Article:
I made the rear end less stiff by moving the top shock mount one hole inward.

Droop Adjustment
The tires were not sliding smoothly. They would stick then slip in tiny steps. (note that this was mostly from using too soft of a tire). I made a correction to my droop to taughten the car up a little bit. I removed a full turn of droop from the front end and 1/2 turn from the rear end. This turned out to be a little too much. The car was sliding well now but a little too much so.

The car is a real rocket in light weigth trim. I still felt like the driveline had very high friction. The belts are properly tensioned but they are very stiff. You would squeeze the trigger gently and the car would sit and then finally spring into very fast acceleration when the motor overcame the fricition. Hopefully it will break in a little.

My high speed cornering also had the rear end a little loose. I plan to raise the rear wing to correct this.

I had one collision to the side. This popped the upper camber link and spilled the dogbone. Neither the A-arm nor caster block nor outdrive broke. That's nice. I'll see if that was an abberation. This did horribly brinnel a set of bearings. I don't know which one. Usually its the outer wheel bearing. The front end rachets now.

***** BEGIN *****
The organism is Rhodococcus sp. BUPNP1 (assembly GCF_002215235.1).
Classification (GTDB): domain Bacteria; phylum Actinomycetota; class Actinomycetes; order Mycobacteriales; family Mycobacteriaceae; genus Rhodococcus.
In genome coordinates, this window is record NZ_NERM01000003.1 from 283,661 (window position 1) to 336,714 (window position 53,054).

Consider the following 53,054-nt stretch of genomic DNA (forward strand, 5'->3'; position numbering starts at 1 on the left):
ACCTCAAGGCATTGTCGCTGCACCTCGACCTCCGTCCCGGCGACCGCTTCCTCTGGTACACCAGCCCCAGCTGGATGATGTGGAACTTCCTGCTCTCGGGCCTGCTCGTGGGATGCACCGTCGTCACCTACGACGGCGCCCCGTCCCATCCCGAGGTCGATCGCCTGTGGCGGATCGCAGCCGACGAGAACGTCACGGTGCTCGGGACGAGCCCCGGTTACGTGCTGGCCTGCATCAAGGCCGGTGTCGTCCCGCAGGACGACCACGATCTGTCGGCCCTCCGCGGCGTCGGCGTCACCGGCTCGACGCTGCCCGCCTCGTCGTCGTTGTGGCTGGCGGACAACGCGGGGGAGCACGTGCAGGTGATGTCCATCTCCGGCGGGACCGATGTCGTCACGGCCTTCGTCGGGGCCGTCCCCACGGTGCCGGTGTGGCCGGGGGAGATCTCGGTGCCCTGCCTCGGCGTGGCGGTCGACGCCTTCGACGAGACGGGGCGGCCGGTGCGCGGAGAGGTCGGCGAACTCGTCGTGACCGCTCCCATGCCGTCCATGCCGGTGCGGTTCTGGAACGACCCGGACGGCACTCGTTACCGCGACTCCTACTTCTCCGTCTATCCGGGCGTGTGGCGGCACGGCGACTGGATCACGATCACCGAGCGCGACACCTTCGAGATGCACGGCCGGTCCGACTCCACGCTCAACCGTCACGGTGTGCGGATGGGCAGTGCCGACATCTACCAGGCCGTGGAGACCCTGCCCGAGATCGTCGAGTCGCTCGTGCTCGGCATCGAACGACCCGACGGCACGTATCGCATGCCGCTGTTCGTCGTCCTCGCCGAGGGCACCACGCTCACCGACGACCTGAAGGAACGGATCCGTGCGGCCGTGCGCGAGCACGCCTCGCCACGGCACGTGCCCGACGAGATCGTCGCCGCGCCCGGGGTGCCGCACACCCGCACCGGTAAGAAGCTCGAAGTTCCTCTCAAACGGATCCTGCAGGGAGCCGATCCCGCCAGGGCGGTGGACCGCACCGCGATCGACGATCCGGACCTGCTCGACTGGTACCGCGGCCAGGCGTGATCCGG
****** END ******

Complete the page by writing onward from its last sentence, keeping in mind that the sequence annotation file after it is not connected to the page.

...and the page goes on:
Last edited by John Stranahan; 08-20-2007 at 07:53 PM.
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Old 08-22-2007, 07:18 PM   #108
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Track Test Track temp 126-130F
I put a couple more runs on the TC5. A couple of the guys from the shop got a few laps in with it. I tapped the boards 4 or 5 times. There were no breakages. I believe this is because the arms are made of a little softer material than previous and also those vertical inner A-arm supports, that I talked about previously, give a little in a side crash. We all noted I still had a little too much steering on the car. I did not have a spring chart at hand and the calipers helped little in the range I needed as the springs have different number of coils. Photo one is a spring chart that came with a new set of springs. I inceased the front spring from a blue 17 lb to a gold 19 lb. I will be better armed next session.

No Themalling Yet LRP Sphere TC edition
I was able to give the car a full 5.5 minute test. Motor temp was 178F Speed control was only at 140 F, probably a little hotter internally. It did not thermal. The track was 10 degrees cooler than Monday though. Things are looking good in this regard. At most I can gear down by adding a few teeth to the spur. Note that I am on the ragged edge at the motor with the car 7 ounces light.

Takeoff RP 40's